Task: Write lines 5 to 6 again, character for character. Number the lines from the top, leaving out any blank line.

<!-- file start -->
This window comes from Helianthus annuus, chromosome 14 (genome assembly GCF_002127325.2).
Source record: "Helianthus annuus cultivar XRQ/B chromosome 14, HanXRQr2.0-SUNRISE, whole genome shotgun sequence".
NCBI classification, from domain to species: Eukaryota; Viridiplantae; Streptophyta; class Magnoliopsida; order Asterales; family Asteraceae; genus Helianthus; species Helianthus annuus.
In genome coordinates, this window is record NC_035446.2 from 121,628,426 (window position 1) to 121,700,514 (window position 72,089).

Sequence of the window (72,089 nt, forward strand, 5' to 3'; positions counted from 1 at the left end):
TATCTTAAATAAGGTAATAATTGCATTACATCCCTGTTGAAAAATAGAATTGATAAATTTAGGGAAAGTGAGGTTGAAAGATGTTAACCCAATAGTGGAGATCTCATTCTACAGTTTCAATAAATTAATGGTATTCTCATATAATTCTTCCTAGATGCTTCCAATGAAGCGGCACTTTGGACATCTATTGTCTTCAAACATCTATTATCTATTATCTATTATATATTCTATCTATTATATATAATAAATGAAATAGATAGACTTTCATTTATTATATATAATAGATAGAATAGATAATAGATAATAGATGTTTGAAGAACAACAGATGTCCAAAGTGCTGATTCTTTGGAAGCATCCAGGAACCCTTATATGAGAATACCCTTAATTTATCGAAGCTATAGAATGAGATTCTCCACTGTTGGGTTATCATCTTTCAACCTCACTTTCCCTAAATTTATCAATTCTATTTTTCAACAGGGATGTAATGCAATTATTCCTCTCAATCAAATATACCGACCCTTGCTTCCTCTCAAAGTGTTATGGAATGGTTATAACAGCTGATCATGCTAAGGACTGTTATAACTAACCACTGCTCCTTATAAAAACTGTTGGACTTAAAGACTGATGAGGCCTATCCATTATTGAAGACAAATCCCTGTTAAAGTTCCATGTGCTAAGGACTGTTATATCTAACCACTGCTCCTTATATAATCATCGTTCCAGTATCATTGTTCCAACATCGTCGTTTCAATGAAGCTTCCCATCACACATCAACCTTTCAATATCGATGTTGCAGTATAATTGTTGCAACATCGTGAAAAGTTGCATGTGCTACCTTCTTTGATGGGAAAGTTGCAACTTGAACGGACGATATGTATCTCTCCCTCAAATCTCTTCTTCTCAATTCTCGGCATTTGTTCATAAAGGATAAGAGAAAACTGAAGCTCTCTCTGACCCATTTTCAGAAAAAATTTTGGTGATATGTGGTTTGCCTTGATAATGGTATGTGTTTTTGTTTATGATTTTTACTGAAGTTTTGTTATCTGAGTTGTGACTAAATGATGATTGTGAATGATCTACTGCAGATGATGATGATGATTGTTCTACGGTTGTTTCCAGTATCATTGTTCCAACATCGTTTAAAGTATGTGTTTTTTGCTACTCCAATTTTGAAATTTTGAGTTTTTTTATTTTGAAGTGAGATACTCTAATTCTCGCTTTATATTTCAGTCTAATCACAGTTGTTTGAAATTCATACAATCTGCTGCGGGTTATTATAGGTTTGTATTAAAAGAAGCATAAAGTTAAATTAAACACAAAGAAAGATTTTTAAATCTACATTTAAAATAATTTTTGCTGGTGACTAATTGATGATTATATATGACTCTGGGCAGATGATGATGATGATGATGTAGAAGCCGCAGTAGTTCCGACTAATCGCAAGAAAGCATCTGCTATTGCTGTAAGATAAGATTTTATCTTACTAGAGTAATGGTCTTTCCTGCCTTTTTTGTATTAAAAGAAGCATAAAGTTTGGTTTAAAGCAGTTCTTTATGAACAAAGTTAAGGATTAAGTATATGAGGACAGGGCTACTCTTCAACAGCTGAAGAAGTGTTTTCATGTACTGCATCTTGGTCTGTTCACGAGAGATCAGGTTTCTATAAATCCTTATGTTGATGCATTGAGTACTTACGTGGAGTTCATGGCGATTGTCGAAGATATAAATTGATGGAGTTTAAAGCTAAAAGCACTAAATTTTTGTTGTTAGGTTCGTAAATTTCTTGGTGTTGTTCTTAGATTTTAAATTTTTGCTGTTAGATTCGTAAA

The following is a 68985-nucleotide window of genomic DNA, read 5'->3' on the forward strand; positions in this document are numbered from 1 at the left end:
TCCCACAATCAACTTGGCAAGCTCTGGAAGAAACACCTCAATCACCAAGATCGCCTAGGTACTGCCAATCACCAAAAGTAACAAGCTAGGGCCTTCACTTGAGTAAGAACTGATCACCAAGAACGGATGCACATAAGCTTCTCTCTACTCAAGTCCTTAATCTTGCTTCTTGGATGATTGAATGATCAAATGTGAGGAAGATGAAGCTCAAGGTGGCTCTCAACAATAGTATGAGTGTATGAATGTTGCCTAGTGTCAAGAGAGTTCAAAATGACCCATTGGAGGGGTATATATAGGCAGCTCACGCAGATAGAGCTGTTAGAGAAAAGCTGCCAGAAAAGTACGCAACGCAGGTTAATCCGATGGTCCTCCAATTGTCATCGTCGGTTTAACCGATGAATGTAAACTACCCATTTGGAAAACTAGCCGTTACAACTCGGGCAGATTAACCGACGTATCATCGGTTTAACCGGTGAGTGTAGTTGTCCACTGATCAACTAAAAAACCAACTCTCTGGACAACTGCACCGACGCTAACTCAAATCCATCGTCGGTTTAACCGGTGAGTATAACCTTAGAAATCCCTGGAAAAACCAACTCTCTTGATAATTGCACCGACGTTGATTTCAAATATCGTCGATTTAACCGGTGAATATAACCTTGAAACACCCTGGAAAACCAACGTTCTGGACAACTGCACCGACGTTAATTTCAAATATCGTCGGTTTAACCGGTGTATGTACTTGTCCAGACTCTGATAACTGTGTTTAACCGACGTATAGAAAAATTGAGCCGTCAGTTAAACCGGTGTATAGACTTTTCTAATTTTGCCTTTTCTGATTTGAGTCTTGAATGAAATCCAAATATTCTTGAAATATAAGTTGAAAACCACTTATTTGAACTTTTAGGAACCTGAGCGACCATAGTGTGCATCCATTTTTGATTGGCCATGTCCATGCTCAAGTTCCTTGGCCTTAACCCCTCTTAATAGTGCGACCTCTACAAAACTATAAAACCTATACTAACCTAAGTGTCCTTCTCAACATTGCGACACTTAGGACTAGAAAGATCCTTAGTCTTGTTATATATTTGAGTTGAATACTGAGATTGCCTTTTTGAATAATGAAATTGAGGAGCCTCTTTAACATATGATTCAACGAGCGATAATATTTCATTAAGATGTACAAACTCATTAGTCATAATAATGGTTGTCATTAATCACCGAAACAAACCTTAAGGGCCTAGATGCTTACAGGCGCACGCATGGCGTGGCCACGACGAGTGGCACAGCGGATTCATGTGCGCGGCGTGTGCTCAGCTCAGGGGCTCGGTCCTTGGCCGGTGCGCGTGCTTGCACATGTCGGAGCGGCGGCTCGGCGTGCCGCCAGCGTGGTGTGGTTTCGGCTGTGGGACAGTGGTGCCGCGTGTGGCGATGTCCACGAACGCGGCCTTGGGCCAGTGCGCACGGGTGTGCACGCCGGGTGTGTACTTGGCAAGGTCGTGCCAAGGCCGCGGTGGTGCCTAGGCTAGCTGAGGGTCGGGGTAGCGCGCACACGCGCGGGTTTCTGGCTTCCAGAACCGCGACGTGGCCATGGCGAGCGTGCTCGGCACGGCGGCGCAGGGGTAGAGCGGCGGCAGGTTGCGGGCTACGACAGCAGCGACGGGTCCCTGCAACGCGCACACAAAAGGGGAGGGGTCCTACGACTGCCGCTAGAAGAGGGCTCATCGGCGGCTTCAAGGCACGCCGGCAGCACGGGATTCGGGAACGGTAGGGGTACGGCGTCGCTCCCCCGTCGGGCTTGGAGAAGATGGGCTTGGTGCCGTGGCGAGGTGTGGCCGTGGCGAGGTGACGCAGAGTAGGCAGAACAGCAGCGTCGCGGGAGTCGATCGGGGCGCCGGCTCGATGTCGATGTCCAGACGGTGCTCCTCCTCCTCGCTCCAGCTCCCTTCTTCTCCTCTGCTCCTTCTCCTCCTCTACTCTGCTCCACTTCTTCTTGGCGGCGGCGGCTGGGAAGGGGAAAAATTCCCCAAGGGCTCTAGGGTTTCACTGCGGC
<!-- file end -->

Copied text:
Sequence of the window (72,089 nt, forward strand, 5' to 3'; positions counted from 1 at the left end):
TATCTTAAATAAGGTAATAATTGCATTACATCCCTGTTGAAAAATAGAATTGATAAATTTAGGGAAAGTGAGGTTGAAAGATGTTAACCCAATAGTGGAGATCTCATTCTACAGTTTCAATAAATTAATGGTATTCTCATATAATTCTTCCTAGATGCTTCCAATGAAGCGGCACTTTGGACATCTATTGTCTTCAAACATCTATTATCTATTATCTATTATATATTCTATCTATTATATATAATAAATGAAATAGATAGACTTTCATTTATTATATATAATAGATAGAATAGATAATAGATAATAGATGTTTGAAGAACAACAGATGTCCAAAGTGCTGATTCTTTGGAAGCATCCAGGAACCCTTATATGAGAATACCCTTAATTTATCGAAGCTATAGAATGAGATTCTCCACTGTTGGGTTATCATCTTTCAACCTCACTTTCCCTAAATTTATCAATTCTATTTTTCAACAGGGATGTAATGCAATTATTCCTCTCAATCAAATATACCGACCCTTGCTTCCTCTCAAAGTGTTATGGAATGGTTATAACAGCTGATCATGCTAAGGACTGTTATAACTAACCACTGCTCCTTATAAAAACTGTTGGACTTAAAGACTGATGAGGCCTATCCATTATTGAAGACAAATCCCTGTTAAAGTTCCATGTGCTAAGGACTGTTATATCTAACCACTGCTCCTTATATAATCATCGTTCCAGTATCATTGTTCCAACATCGTCGTTTCAATGAAGCTTCCCATCACACATCAACCTTTCAATATCGATGTTGCAGTATAATTGTTGCAACATCGTGAAAAGTTGCATGTGCTACCTTCTTTGATGGGAAAGTTGCAACTTGAACGGACGATATGTATCTCTCCCTCAAATCTCTTCTTCTCAATTCTCGGCATTTGTTCATAAAGGATAAGAGAAAACTGAAGCTCTCTCTGACCCATTTTCAGAAAAAATTTTGGTGATATGTGGTTTGCCTTGATAATGGTATGTGTTTTTGTTTATGATTTTTACTGAAGTTTTGTTATCTGAGTTGTGACTAAATGATGATTGTGAATGATCTACTGCAGATGATGATGATGATTGTTCTACGGTTGTTTCCAGTATCATTGTTCCAACATCGTTTAAAGTATGTGTTTTTTGCTACTCCAATTTTGAAATTTTGAGTTTTTTTATTTTGAAGTGAGATACTCTAATTCTCGCTTTATATTTCAGTCTAATCACAGTTGTTTGAAATTCATACAATCTGCTGCGGGTTATTATAGGTTTGTATTAAAAGAAGCATAAAGTTAAATTAAACACAAAGAAAGATTTTTAAATCTACATTTAAAATAATTTTTGCTGGTGACTAATTGATGATTATATATGACTCTGGGCAGATGATGATGATGATGATGTAGAAGCCGCAGTAGTTCCGACTAATCGCAAGAAAGCATCTGCTATTGCTGTAAGATAAGATTTTATCTTACTAGAGTAATGGTCTTTCCTGCCTTTTTTGTATTAAAAGAAGCATAAAGTTTGGTTTAAAGCAGTTCTTTATGAACAAAGTTAAGGATTAAGTATATGAGGACAGGGCTACTCTTCAACAGCTGAAGAAGTGTTTTCATGTACTGCATCTTGGTCTGTTCACGAGAGATCAGGTTTCTATAAATCCTTATGTTGATGCATTGAGTACTTACGTGGAGTTCATGGCGATTGTCGAAGATATAAATTGATGGAGTTTAAAGCTAAAAGCACTAAATTTTTGTTGTTAGGTTCGTAAATTTCTTGGTGTTGTTCTTAGATTTTAAATTTTTGCTGTTAGATTCGTAAA